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Tomb of the Golden Bird
An Amelia Peabody Mystery #18

by Elizabeth Peters

      If you are new to the Amelia Peabody series, you are in for a delightful read. Funny, clever, historical, feminist (for the times - early 1900's!) and full of wonderful personalities, the Amelia Peabody series is one of the best mysteries available. This story revolves around the finding of King Tut's tomb, and the ongoing adventures of Amelia's Egyptologist family.

If you have been around since the beginning of the series, (Crocodile on the Sandbank, 1988, recently reissued in paperback) you will have enjoyed the evolution of the love story between Amelia Peabody and her husband Radcliffe Emerson, their growing family and far-flung friends. This title, Tomb of the Golden Bird, brings to life the era of the arguably greatest find in Egyptology; King Tut's tomb. Elizabeth Peters handles it so adroitly, mixing the historical facts with her charming characters, blending truth and fiction into an harmonious whole.

World War I is over, and the Emersons have returned to Luxor to take up the concession in the West Valley. Emerson (which is what Amelia Peabody, and every one else, calls her husband) is upset to not have gotten the concession for the East Valley, where he feels the next great tomb will be found. Emerson is known for his contentiousness and hot temper, as well as his skills and experience in Egyptology. Amelia, the glue that holds together both the professional and family aspects of the story, has quite a juggling act to manage, with grandchildren, children and friends to contend with. She manages it all with great aplomb and British phlegm!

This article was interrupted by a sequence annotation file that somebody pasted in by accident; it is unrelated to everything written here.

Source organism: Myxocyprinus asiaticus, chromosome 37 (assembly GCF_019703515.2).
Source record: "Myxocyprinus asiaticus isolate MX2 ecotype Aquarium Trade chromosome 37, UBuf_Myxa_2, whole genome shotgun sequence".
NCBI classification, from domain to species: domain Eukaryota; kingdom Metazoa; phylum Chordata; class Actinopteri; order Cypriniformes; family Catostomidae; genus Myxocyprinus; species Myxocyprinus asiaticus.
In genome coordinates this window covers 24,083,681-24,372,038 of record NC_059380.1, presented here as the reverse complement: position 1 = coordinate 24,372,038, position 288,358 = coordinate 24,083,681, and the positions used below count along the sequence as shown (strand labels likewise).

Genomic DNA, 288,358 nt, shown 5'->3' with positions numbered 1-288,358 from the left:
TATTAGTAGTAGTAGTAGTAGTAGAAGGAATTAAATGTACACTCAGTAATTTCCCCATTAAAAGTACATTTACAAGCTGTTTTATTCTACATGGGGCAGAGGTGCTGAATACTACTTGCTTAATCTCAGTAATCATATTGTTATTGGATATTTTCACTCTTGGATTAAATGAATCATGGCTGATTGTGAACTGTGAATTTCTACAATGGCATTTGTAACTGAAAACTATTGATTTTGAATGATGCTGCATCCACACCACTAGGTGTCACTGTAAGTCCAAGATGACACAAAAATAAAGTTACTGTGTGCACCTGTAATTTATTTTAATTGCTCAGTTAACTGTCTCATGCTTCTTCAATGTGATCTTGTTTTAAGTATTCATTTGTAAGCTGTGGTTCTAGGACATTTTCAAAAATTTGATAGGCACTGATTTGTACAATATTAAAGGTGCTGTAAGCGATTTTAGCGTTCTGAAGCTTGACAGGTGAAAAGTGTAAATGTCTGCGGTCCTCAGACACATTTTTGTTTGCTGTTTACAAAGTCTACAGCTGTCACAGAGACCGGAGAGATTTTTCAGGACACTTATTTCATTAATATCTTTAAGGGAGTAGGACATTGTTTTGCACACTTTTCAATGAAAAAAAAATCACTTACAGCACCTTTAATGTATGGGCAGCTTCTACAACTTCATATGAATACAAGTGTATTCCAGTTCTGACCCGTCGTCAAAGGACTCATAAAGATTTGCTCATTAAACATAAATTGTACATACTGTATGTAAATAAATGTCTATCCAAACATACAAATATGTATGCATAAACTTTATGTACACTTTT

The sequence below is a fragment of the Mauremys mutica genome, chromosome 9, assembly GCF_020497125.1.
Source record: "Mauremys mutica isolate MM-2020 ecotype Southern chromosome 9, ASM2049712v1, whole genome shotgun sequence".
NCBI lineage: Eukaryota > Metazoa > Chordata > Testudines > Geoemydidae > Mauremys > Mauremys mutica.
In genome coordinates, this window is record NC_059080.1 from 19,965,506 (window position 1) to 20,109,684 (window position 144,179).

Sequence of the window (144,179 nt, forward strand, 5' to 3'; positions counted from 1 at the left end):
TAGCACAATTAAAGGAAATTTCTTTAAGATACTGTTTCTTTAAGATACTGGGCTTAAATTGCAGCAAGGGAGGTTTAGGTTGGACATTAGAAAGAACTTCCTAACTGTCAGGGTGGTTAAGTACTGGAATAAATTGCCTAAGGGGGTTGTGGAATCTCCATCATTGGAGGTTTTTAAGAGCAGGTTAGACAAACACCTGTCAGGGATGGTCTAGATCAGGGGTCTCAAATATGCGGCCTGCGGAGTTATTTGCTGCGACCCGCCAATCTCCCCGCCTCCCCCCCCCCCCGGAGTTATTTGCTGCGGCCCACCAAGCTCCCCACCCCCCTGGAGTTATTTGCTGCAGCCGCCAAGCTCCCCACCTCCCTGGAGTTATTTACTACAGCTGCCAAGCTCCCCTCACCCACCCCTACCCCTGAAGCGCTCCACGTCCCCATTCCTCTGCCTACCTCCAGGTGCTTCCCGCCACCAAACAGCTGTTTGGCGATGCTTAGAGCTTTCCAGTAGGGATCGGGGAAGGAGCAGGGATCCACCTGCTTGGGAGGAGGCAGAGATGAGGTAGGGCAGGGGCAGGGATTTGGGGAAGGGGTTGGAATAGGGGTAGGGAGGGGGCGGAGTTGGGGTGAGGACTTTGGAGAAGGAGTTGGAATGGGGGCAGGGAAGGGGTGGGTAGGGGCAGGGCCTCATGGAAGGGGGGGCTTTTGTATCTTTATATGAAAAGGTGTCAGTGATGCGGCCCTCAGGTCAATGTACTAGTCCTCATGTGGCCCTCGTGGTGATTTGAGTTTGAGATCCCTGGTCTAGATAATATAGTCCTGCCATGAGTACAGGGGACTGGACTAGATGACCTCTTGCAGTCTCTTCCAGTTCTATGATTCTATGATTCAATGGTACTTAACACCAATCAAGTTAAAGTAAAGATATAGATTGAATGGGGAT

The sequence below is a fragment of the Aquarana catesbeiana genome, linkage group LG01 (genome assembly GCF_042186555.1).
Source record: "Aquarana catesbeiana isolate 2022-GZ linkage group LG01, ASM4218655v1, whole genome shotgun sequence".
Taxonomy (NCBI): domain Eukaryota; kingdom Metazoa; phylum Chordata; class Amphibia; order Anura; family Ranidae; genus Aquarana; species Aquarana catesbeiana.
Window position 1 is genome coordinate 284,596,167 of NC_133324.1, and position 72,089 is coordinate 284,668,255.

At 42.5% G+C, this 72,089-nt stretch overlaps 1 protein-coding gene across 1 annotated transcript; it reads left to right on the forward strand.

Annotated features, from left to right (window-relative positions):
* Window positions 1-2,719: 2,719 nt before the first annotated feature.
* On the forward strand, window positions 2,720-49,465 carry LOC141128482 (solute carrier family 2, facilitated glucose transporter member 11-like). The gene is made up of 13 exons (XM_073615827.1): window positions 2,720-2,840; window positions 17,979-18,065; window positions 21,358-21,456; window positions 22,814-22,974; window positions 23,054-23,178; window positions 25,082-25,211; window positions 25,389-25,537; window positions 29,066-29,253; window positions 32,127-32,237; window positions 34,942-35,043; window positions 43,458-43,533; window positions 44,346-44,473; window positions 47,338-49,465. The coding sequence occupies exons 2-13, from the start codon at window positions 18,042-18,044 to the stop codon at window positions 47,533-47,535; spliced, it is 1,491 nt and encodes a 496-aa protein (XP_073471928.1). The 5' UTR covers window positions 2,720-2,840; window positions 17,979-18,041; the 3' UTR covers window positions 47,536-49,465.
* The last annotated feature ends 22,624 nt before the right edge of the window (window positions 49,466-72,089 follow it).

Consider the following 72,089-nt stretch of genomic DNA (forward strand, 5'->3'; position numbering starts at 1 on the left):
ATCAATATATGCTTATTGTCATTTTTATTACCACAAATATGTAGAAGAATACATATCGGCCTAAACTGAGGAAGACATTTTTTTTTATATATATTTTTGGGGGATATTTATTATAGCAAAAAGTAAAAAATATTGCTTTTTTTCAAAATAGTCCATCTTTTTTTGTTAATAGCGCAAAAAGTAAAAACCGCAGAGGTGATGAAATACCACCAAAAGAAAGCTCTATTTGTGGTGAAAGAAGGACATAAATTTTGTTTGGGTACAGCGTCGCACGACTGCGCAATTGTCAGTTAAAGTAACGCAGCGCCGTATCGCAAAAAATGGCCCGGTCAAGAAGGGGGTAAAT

Each of the characters is multi-dimensional and attracts or repels the reader based on the wonderful sketches of their personalities that Peters provides. Certainly character development is one of her strongest points. Elizabeth Peters (real name Barbara Mertz) is herself a trained Egyptologist, with her Ph.D. in Egyptology from the famed U. of Chicago Oriental Institute. But even before she started writing the Amelia Peabody mysteries, she wrote the fun Vicky Bliss series, and under her other nom de plume, Barbara Michaels, has written several mysteries in the romantic suspense genre. So her skills are many, and the way she approaches her writing gives the reader of the Amelia series great insight into history, in her viewpoints of both the people and places of the times about which she writes. She manages to capture perfectly the slightly stilted conversation of post-Victorian times, and to instill the reader with a continuing interest not only in the fictional Amelia and her family, but in the history and travails of the time period, including the politics and local upsets of the region.

The Book

Harper Paperbacks, an imprint of HarperCollins Publishers
April 2007
Historical Mystery
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The Reviewer

Laura Strathman Hulka
Reviewed 2007
© 2006